Tape 1, Side 2. This oral history interview with Irvin "Irv" Herman Luiten was conducted by Jim Strassmaier from March 16, 1988, to January 19, 1990, at the Oregon Historical Society in Portland, Oregon. In the interview, Luiten discusses his family background and early life on wheat farms in Ritzville and Edwall, Washington, including his early education and the struggles his family faced during the Great Depression. He then describes studying journalism at Washington State University in the late 1930s, including the evolution of his political views and his interest in radio broadcasting. He discusses his early career as a journalist for the Colville Examiner from 1940 to 1941 and for the Northwest Farm News in 1941. Luiten also talks extensively about his service during World War II, including acting as defense counsel for his battalion and about soldier morale. He talks about his work with the Military Intelligence Service to teach escape and evasion tactics to airmen and setting up lines of escape in France. Next, he describes his post-war life, including taking the editorship of the Northwest Farm News; marrying Ellen Boyde and raising a family; taking a job at Washington State University; and beginning his career with the Weyerhaeuser Company, doing public relations work as a writer for Weyerhaeuser News. He talks about aspects of Weyerhaeuser that made him loyal to the company, including the company's forest management practices and the management style of Phil Weyerhaeuser. Luiten also describes his experiences as a lobbyist for Weyerhaeuser from 1953 to 1978. He talks about the primary issues Weyerhauser was concerned with, including taxes, particularly timber taxes; pollution; land use; environmental law; and labor laws. Luiten also discusses his involvement with the Izaak Walton League of America and his conservation work; the Clemons Tree Farm; the workplace culture at Weyerhaeuser; and the company's relationship with the public. He goes on to talk about working with lobbyists for other Oregon timber interests, the different timber harvesting philosophies between Weyerhaeuser and Georgia-Pacific, and how those philosophies affected the economy of the state. He speaks at length on the importance of public relations work. He also discusses working with legislators such as Mark Hatfield, Dick Neuberger, Clarence Barton, Dick Eymann, and Vic Atiyeh. He closes the interview by talking about his life in retirement.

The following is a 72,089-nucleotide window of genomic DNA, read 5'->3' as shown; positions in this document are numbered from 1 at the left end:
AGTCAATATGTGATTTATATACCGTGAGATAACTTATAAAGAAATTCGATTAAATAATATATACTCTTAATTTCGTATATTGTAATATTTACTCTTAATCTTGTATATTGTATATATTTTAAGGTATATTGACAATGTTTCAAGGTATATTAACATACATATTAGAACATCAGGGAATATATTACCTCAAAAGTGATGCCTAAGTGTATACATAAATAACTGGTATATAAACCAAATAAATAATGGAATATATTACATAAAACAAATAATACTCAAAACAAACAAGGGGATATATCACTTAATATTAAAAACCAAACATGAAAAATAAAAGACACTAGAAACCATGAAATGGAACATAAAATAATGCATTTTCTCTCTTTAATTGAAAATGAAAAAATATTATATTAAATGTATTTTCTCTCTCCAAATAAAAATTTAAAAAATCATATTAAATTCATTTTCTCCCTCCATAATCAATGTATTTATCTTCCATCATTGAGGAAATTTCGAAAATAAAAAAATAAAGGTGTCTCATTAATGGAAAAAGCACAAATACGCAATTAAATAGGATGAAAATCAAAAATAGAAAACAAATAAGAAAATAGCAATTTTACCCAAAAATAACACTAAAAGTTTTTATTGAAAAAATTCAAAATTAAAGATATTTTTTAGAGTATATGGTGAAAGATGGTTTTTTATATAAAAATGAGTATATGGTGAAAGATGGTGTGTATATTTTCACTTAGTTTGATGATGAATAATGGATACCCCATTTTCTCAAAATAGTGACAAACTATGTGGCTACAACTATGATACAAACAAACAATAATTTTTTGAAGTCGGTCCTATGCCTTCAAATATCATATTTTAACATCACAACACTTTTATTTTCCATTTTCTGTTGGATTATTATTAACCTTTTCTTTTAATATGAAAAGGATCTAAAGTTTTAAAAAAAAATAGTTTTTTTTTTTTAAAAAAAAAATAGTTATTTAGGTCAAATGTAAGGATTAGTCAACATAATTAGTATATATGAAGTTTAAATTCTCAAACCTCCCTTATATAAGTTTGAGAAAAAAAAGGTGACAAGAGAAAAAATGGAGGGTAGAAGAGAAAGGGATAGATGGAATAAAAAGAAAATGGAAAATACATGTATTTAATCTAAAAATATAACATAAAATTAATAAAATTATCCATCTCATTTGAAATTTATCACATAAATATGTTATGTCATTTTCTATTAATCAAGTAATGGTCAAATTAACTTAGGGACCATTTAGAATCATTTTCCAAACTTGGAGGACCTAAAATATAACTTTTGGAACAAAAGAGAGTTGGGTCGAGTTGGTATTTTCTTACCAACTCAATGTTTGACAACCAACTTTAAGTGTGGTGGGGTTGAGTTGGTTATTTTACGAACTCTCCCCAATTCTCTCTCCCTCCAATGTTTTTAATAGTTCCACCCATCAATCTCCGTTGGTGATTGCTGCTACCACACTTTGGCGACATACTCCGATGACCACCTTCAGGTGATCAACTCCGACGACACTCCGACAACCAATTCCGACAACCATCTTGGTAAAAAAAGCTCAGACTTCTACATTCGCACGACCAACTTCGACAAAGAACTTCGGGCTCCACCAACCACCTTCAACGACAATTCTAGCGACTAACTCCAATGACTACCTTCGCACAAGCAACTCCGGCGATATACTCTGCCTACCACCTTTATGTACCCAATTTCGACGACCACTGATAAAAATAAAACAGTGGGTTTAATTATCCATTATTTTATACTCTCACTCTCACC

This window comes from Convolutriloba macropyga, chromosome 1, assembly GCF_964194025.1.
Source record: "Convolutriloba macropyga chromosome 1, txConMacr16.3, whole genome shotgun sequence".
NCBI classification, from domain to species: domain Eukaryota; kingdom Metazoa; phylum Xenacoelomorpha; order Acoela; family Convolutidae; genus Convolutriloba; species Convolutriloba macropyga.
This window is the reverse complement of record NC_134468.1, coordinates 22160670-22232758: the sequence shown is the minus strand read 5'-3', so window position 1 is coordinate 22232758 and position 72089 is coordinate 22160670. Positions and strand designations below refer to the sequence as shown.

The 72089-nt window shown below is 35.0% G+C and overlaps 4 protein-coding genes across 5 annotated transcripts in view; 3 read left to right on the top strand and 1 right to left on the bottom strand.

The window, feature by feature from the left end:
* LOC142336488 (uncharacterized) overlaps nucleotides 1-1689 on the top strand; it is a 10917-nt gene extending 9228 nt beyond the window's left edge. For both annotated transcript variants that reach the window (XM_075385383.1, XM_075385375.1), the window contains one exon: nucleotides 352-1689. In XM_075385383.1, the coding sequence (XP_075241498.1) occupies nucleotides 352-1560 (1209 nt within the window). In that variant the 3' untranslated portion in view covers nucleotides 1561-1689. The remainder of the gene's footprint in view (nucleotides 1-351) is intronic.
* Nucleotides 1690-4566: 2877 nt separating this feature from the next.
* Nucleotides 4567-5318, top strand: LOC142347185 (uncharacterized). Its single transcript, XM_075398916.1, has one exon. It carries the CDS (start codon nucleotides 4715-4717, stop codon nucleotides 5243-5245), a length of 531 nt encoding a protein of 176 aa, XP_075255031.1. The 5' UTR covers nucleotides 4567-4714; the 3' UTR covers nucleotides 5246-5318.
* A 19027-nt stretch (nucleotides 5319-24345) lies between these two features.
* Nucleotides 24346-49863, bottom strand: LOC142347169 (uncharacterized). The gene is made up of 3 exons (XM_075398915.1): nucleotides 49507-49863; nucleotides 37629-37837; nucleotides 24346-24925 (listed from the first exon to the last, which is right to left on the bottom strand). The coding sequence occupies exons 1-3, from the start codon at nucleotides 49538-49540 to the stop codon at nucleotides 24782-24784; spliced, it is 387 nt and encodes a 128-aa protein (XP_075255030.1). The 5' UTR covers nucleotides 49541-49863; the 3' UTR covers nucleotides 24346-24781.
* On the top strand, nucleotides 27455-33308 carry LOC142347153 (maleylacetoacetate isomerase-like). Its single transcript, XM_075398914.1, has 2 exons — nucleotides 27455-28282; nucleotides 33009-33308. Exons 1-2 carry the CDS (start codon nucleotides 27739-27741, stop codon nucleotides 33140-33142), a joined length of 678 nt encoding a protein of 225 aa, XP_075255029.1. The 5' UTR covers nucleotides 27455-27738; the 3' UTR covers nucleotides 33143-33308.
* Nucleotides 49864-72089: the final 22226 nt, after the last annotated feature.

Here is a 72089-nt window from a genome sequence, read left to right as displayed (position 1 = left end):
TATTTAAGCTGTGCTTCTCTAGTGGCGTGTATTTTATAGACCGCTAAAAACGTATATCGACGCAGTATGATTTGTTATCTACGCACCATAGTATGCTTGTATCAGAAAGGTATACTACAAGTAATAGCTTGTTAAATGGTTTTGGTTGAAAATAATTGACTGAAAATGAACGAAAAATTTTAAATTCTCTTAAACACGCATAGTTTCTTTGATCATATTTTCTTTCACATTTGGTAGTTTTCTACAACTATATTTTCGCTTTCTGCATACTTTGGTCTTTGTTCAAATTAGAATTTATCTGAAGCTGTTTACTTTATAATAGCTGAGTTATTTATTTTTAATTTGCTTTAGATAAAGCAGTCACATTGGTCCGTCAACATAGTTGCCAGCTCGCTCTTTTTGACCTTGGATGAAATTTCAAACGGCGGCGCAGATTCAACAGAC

Luiten, Irvin H. (Irvin Herman), 1915-1997

Oral history interview with Irvin Luiten [Sound Recording 03]